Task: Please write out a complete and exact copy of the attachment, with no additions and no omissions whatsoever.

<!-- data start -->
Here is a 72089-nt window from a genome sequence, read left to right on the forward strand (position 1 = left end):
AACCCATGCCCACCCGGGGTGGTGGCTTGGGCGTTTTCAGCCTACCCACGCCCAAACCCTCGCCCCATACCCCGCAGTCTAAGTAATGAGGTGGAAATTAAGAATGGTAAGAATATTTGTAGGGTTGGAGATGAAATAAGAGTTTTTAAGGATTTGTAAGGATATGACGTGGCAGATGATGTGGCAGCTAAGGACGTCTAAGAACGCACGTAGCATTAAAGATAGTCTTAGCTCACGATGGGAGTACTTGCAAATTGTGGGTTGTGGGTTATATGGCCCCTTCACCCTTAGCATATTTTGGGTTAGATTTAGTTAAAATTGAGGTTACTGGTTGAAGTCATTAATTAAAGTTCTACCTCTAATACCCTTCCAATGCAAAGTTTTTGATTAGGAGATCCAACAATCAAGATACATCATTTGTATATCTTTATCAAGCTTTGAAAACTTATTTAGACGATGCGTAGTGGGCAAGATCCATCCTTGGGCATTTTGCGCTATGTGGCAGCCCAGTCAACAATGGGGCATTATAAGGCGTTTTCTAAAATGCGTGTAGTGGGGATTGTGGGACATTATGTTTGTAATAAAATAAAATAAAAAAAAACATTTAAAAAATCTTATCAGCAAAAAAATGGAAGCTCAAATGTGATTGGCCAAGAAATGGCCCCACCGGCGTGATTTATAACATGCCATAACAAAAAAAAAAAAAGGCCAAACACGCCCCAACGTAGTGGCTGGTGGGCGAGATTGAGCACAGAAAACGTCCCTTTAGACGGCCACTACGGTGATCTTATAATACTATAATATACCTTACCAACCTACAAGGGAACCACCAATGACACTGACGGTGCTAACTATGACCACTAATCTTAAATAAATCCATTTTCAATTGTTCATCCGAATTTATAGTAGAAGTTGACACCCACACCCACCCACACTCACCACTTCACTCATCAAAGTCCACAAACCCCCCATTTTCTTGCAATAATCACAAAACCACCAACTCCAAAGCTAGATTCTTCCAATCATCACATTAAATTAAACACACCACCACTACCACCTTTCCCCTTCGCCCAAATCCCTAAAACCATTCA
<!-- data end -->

Here is a 72089-nt window from a genome sequence, read left to right on the forward strand (position 1 = left end):
AACCCATGCCCACCCGGGGTGGTGGCTTGGGCGTTTTCAGCCTACCCACGCCCAAACCCTCGCCCCATACCCCGCAGTCTAAGTAATGAGGTGGAAATTAAGAATGGTAAGAATATTTGTAGGGTTGGAGATGAAATAAGAGTTTTTAAGGATTTGTAAGGATATGACGTGGCAGATGATGTGGCAGCTAAGGACGTCTAAGAACGCACGTAGCATTAAAGATAGTCTTAGCTCACGATGGGAGTACTTGCAAATTGTGGGTTGTGGGTTATATGGCCCCTTCACCCTTAGCATATTTTGGGTTAGATTTAGTTAAAATTGAGGTTACTGGTTGAAGTCATTAATTAAAGTTCTACCTCTAATACCCTTCCAATGCAAAGTTTTTGATTAGGAGATCCAACAATCAAGATACATCATTTGTATATCTTTATCAAGCTTTGAAAACTTATTTAGACGATGCGTAGTGGGCAAGATCCATCCTTGGGCATTTTGCGCTATGTGGCAGCCCAGTCAACAATGGGGCATTATAAGGCGTTTTCTAAAATGCGTGTAGTGGGGATTGTGGGACATTATGTTTGTAATAAAATAAAATAAAAAAAAACATTTAAAAAATCTTATCAGCAAAAAAATGGAAGCTCAAATGTGATTGGCCAAGAAATGGCCCCACCGGCGTGATTTATAACATGCCATAACAAAAAAAAAAAAAGGCCAAACACGCCCCAACGTAGTGGCTGGTGGGCGAGATTGAGCACAGAAAACGTCCCTTTAGACGGCCACTACGGTGATCTTATAATACTATAATATACCTTACCAACCTACAAGGGAACCACCAATGACACTGACGGTGCTAACTATGACCACTAATCTTAAATAAATCCATTTTCAATTGTTCATCCGAATTTATAGTAGAAGTTGACACCCACACCCACCCACACTCACCACTTCACTCATCAAAGTCCACAAACCCCCCATTTTCTTGCAATAATCACAAAACCACCAACTCCAAAGCTAGATTCTTCCAATCATCACATTAAATTAAACACACCACCACTACCACCTTTCCCCTTCGCCCAAATCCCTAAAACCATTCA